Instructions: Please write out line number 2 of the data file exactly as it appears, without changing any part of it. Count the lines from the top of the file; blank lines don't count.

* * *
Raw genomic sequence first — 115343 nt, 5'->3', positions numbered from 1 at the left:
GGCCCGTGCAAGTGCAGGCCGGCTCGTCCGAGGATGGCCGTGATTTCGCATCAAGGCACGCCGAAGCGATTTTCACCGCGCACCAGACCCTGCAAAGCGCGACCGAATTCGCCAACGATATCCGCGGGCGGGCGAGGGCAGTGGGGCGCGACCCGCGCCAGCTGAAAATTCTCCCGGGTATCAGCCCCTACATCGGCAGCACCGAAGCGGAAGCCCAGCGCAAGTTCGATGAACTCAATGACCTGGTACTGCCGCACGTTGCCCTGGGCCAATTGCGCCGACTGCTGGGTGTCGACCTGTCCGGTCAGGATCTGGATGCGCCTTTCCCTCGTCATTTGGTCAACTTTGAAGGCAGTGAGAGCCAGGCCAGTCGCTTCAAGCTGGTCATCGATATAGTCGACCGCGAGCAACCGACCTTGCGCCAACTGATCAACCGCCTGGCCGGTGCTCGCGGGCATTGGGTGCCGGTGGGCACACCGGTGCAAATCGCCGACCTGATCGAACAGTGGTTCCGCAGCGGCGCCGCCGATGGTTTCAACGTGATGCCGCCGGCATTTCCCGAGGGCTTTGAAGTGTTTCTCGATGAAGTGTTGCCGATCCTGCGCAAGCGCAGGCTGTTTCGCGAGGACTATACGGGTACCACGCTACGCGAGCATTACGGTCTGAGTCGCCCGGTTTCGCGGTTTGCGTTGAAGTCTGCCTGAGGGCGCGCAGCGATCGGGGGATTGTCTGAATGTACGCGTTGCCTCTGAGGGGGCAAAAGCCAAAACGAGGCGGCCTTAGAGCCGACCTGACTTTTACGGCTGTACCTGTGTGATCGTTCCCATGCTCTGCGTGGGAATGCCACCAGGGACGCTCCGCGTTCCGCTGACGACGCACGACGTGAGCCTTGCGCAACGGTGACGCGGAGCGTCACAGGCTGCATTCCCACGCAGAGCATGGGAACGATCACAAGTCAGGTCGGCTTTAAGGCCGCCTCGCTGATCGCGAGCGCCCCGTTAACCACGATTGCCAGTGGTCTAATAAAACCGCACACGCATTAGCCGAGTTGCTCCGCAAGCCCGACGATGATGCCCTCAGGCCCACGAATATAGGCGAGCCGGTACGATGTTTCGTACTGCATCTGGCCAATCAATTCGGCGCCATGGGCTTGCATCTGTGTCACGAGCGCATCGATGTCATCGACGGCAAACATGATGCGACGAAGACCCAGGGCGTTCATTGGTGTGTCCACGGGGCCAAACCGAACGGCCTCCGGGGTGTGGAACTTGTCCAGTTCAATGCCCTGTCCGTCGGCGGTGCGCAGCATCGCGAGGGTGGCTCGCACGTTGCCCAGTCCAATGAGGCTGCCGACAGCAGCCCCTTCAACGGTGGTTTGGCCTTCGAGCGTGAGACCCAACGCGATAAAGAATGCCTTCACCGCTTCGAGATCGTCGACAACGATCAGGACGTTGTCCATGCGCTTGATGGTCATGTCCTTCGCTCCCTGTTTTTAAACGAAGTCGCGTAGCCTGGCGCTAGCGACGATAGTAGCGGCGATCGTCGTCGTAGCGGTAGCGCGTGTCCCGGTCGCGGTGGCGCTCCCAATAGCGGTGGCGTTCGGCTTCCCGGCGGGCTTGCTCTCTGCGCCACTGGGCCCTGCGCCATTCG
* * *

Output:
GGCCCGTGCAAGTGCAGGCCGGCTCGTCCGAGGATGGCCGTGATTTCGCATCAAGGCACGCCGAAGCGATTTTCACCGCGCACCAGACCCTGCAAAGCGCGACCGAATTCGCCAACGATATCCGCGGGCGGGCGAGGGCAGTGGGGCGCGACCCGCGCCAGCTGAAAATTCTCCCGGGTATCAGCCCCTACATCGGCAGCACCGAAGCGGAAGCCCAGCGCAAGTTCGATGAACTCAATGACCTGGTACTGCCGCACGTTGCCCTGGGCCAATTGCGCCGACTGCTGGGTGTCGACCTGTCCGGTCAGGATCTGGATGCGCCTTTCCCTCGTCATTTGGTCAACTTTGAAGGCAGTGAGAGCCAGGCCAGTCGCTTCAAGCTGGTCATCGATATAGTCGACCGCGAGCAACCGACCTTGCGCCAACTGATCAACCGCCTGGCCGGTGCTCGCGGGCATTGGGTGCCGGTGGGCACACCGGTGCAAATCGCCGACCTGATCGAACAGTGGTTCCGCAGCGGCGCCGCCGATGGTTTCAACGTGATGCCGCCGGCATTTCCCGAGGGCTTTGAAGTGTTTCTCGATGAAGTGTTGCCGATCCTGCGCAAGCGCAGGCTGTTTCGCGAGGACTATACGGGTACCACGCTACGCGAGCATTACGGTCTGAGTCGCCCGGTTTCGCGGTTTGCGTTGAAGTCTGCCTGAGGGCGCGCAGCGATCGGGGGATTGTCTGAATGTACGCGTTGCCTCTGAGGGGGCAAAAGCCAAAACGAGGCGGCCTTAGAGCCGACCTGACTTTTACGGCTGTACCTGTGTGATCGTTCCCATGCTCTGCGTGGGAATGCCACCAGGGACGCTCCGCGTTCCGCTGACGACGCACGACGTGAGCCTTGCGCAACGGTGACGCGGAGCGTCACAGGCTGCATTCCCACGCAGAGCATGGGAACGATCACAAGTCAGGTCGGCTTTAAGGCCGCCTCGCTGATCGCGAGCGCCCCGTTAACCACGATTGCCAGTGGTCTAATAAAACCGCACACGCATTAGCCGAGTTGCTCCGCAAGCCCGACGATGATGCCCTCAGGCCCACGAATATAGGCGAGCCGGTACGATGTTTCGTACTGCATCTGGCCAATCAATTCGGCGCCATGGGCTTGCATCTGTGTCACGAGCGCATCGATGTCATCGACGGCAAACATGATGCGACGAAGACCCAGGGCGTTCATTGGTGTGTCCACGGGGCCAAACCGAACGGCCTCCGGGGTGTGGAACTTGTCCAGTTCAATGCCCTGTCCGTCGGCGGTGCGCAGCATCGCGAGGGTGGCTCGCACGTTGCCCAGTCCAATGAGGCTGCCGACAGCAGCCCCTTCAACGGTGGTTTGGCCTTCGAGCGTGAGACCCAACGCGATAAAGAATGCCTTCACCGCTTCGAGATCGTCGACAACGATCAGGACGTTGTCCATGCGCTTGATGGTCATGTCCTTCGCTCCCTGTTTTTAAACGAAGTCGCGTAGCCTGGCGCTAGCGACGATAGTAGCGGCGATCGTCGTCGTAGCGGTAGCGCGTGTCCCGGTCGCGGTGGCGCTCCCAATAGCGGTGGCGTTCGGCTTCCCGGCGGGCTTGCTCTCTGCGCCACTGGGCCCTGCGCCATTCG